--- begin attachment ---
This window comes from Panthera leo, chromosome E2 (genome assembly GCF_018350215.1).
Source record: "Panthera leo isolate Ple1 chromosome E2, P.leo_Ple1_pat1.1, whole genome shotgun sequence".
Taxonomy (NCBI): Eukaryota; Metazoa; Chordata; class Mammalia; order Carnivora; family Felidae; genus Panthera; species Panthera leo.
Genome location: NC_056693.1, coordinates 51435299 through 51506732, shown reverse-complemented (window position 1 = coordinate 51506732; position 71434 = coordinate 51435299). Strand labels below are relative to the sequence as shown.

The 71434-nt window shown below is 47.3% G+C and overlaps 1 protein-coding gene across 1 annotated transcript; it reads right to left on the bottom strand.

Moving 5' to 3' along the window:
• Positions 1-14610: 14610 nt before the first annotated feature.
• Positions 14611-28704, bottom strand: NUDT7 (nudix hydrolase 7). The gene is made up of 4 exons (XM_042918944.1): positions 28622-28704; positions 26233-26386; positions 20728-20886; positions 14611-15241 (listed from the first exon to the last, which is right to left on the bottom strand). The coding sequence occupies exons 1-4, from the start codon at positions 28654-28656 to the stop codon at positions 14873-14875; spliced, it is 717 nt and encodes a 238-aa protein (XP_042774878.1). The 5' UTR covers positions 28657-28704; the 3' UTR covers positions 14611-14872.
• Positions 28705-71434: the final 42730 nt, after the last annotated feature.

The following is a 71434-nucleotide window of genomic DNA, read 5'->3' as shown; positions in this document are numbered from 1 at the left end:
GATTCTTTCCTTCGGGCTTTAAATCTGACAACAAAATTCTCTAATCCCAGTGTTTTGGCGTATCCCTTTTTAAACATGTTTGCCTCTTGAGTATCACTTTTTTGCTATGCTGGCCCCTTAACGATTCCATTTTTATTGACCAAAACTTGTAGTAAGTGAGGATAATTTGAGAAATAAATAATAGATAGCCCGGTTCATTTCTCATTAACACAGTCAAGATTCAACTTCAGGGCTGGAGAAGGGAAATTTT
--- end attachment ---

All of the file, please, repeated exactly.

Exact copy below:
This window comes from Panthera leo, chromosome E2 (genome assembly GCF_018350215.1).
Source record: "Panthera leo isolate Ple1 chromosome E2, P.leo_Ple1_pat1.1, whole genome shotgun sequence".
Taxonomy (NCBI): Eukaryota; Metazoa; Chordata; class Mammalia; order Carnivora; family Felidae; genus Panthera; species Panthera leo.
Genome location: NC_056693.1, coordinates 51435299 through 51506732, shown reverse-complemented (window position 1 = coordinate 51506732; position 71434 = coordinate 51435299). Strand labels below are relative to the sequence as shown.

The 71434-nt window shown below is 47.3% G+C and overlaps 1 protein-coding gene across 1 annotated transcript; it reads right to left on the bottom strand.

Moving 5' to 3' along the window:
• Positions 1-14610: 14610 nt before the first annotated feature.
• Positions 14611-28704, bottom strand: NUDT7 (nudix hydrolase 7). The gene is made up of 4 exons (XM_042918944.1): positions 28622-28704; positions 26233-26386; positions 20728-20886; positions 14611-15241 (listed from the first exon to the last, which is right to left on the bottom strand). The coding sequence occupies exons 1-4, from the start codon at positions 28654-28656 to the stop codon at positions 14873-14875; spliced, it is 717 nt and encodes a 238-aa protein (XP_042774878.1). The 5' UTR covers positions 28657-28704; the 3' UTR covers positions 14611-14872.
• Positions 28705-71434: the final 42730 nt, after the last annotated feature.

The following is a 71434-nucleotide window of genomic DNA, read 5'->3' as shown; positions in this document are numbered from 1 at the left end:
GATTCTTTCCTTCGGGCTTTAAATCTGACAACAAAATTCTCTAATCCCAGTGTTTTGGCGTATCCCTTTTTAAACATGTTTGCCTCTTGAGTATCACTTTTTTGCTATGCTGGCCCCTTAACGATTCCATTTTTATTGACCAAAACTTGTAGTAAGTGAGGATAATTTGAGAAATAAATAATAGATAGCCCGGTTCATTTCTCATTAACACAGTCAAGATTCAACTTCAGGGCTGGAGAAGGGAAATTTT